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Concerns about machinery used in the fall harvesting

October 27, 2011
Dysart Reporter

By

Joyce Wiese

Tama County Supervisors met Monday October 17 with the County Engineer who has concerns about the machinery used in the fall harvesting.

Brehm stated that each year increasing problems are experienced with grain carts, the large wagons pulled by a tractor that typically have one axle and an augur. Iowa law prohibits more than 20,000 pounds per axle for commercial vehicles, but allows up to 28,000 pounds per axle for a farmer who is carrying his own product on a non-commercial vehicle. The 28,000 pound limit is reduced to 24,000 pounds during the spring (Iowa Code 321.463). Therefore. a grain cart can legally have up to 28,000 pounds on that axle at this time of year.

The corn inside a 1200 bushel grain cart weights about 67,000 pounds. If 30% of the load is transferred to the tractor there is at least 47,000 pounds on that axle, which still does not include the weight of the cart itself. The rear axle of the tractor may be overloaded also.

Even with the ag exemption, a loaded grain cart is stilll dramatically overweight. The excessive weight severely damages roads.

Many people have commented in seeing a semi parked on a road, paved or gravel, being filled by a grain cart, even though the law does not make an exemption for this.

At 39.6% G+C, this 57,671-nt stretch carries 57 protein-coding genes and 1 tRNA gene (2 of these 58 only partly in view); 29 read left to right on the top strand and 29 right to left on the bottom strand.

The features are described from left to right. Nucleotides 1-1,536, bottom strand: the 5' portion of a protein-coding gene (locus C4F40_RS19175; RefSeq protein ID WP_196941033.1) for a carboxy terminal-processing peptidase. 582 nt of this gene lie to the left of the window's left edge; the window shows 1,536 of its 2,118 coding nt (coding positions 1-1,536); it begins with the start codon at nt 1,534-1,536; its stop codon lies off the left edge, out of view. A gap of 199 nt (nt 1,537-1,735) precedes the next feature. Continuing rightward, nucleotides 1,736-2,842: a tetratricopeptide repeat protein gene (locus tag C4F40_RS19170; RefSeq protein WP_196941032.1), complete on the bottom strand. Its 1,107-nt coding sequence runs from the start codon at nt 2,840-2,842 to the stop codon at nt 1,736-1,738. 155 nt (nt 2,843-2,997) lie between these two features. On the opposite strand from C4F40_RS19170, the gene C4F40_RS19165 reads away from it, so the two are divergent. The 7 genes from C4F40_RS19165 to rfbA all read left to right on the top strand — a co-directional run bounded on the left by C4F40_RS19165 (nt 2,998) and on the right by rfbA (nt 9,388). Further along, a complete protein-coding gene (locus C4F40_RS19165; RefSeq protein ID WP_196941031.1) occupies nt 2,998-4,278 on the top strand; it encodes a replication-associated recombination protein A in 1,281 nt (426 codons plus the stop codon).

The result is the entire road being blocked, exposing the traveling public to an unresonable hazard. Brehm has heard first hand accounts of this activity taking place in the middle of a Tama County pavement on a dark rainy night. Unfortunately this practice is more common after a rain. These operators avoid tearing up their field but cause significant damage to the road.

Though bridges are not at all designed to support this type of load, several loaded cartys have been seeing going across bridges. These massive loads cause unneccessary damage to bridges. Continued usage by loaded grain carts will result in bridge failure.

Manufacturers have gone to great lengths to facilitate movement of larger combines. Most of the larger heads can be easily removed and pulled on a cart. Despite this, there is still equipment of excessive width traveling down all types of roads. We know living in Iowa we are trained to watch for harvest traffic, but the operators who take up the entire road have to recognize the danger they create for others.

Most grain cart owners operate their equipment in a responsible manner, but the taxpayers and traveling public need to let the bad operatorss know they have had enough. The Tama County Secondary Road Department is familiar with the laws, but has no enforcement power. The public needs to let the poor operators know that they do not appreciate their safety lapse and the increased burden placed upon them. If they arae uncommfortable talking to these operators there is also the choice of contacting law enforcement. The

Iowa DO Motor Vehicle Enforcement Division, (the blue cars), can be reached at 1-800-925-6469. The Tama County Sheriff's office can be reached at 641-484-3760.

Supervisors stated they hoped all operators would act responsibly and avoid calling law enforcement in which could be expensive for the operator.

In other business a permit was approved for Windstream to do work in York Township.

A Health Insurance document has a change in that it allows an employee to go from part time to full time status to constitute a qualifying event for insurance.

As it previously stood a part time employee must wait much longer for insurance even though they had worked many years part time than a new employee full time.

Claims for the past week approved , came to $255,437.75.

 
 

 

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